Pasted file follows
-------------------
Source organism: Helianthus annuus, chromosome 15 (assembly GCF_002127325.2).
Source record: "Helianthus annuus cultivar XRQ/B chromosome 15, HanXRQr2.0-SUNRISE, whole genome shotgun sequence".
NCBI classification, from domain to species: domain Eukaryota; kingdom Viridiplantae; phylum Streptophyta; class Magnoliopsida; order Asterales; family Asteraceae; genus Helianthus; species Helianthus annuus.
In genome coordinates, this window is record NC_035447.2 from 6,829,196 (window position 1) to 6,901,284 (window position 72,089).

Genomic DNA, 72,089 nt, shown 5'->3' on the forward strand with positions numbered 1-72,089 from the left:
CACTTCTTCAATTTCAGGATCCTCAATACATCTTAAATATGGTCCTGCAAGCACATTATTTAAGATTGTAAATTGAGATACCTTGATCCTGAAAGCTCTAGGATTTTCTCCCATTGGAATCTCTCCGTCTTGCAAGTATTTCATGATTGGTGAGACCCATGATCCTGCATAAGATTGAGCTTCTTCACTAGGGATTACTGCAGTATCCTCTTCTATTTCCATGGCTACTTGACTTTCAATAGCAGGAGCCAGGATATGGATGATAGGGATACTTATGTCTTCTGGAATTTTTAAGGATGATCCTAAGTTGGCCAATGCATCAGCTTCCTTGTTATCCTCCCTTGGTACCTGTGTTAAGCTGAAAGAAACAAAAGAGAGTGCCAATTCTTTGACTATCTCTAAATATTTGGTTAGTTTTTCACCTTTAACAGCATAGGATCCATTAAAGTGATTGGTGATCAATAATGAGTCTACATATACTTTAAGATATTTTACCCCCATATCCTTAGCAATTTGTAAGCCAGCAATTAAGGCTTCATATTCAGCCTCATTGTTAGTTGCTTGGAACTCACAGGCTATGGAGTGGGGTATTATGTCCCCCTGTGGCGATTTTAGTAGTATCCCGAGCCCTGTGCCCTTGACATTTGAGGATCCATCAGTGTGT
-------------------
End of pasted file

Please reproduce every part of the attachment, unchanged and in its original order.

Source organism: Helianthus annuus, chromosome 15 (assembly GCF_002127325.2).
Source record: "Helianthus annuus cultivar XRQ/B chromosome 15, HanXRQr2.0-SUNRISE, whole genome shotgun sequence".
NCBI classification, from domain to species: domain Eukaryota; kingdom Viridiplantae; phylum Streptophyta; class Magnoliopsida; order Asterales; family Asteraceae; genus Helianthus; species Helianthus annuus.
In genome coordinates, this window is record NC_035447.2 from 6,829,196 (window position 1) to 6,901,284 (window position 72,089).

Genomic DNA, 72,089 nt, shown 5'->3' on the forward strand with positions numbered 1-72,089 from the left:
CACTTCTTCAATTTCAGGATCCTCAATACATCTTAAATATGGTCCTGCAAGCACATTATTTAAGATTGTAAATTGAGATACCTTGATCCTGAAAGCTCTAGGATTTTCTCCCATTGGAATCTCTCCGTCTTGCAAGTATTTCATGATTGGTGAGACCCATGATCCTGCATAAGATTGAGCTTCTTCACTAGGGATTACTGCAGTATCCTCTTCTATTTCCATGGCTACTTGACTTTCAATAGCAGGAGCCAGGATATGGATGATAGGGATACTTATGTCTTCTGGAATTTTTAAGGATGATCCTAAGTTGGCCAATGCATCAGCTTCCTTGTTATCCTCCCTTGGTACCTGTGTTAAGCTGAAAGAAACAAAAGAGAGTGCCAATTCTTTGACTATCTCTAAATATTTGGTTAGTTTTTCACCTTTAACAGCATAGGATCCATTAAAGTGATTGGTGATCAATAATGAGTCTACATATACTTTAAGATATTTTACCCCCATATCCTTAGCAATTTGTAAGCCAGCAATTAAGGCTTCATATTCAGCCTCATTGTTAGTTGCTTGGAACTCACAGGCTATGGAGTGGGGTATTATGTCCCCCTGTGGCGATTTTAGTAGTATCCCGAGCCCTGTGCCCTTGACATTTGAGGATCCATCAGTGTGT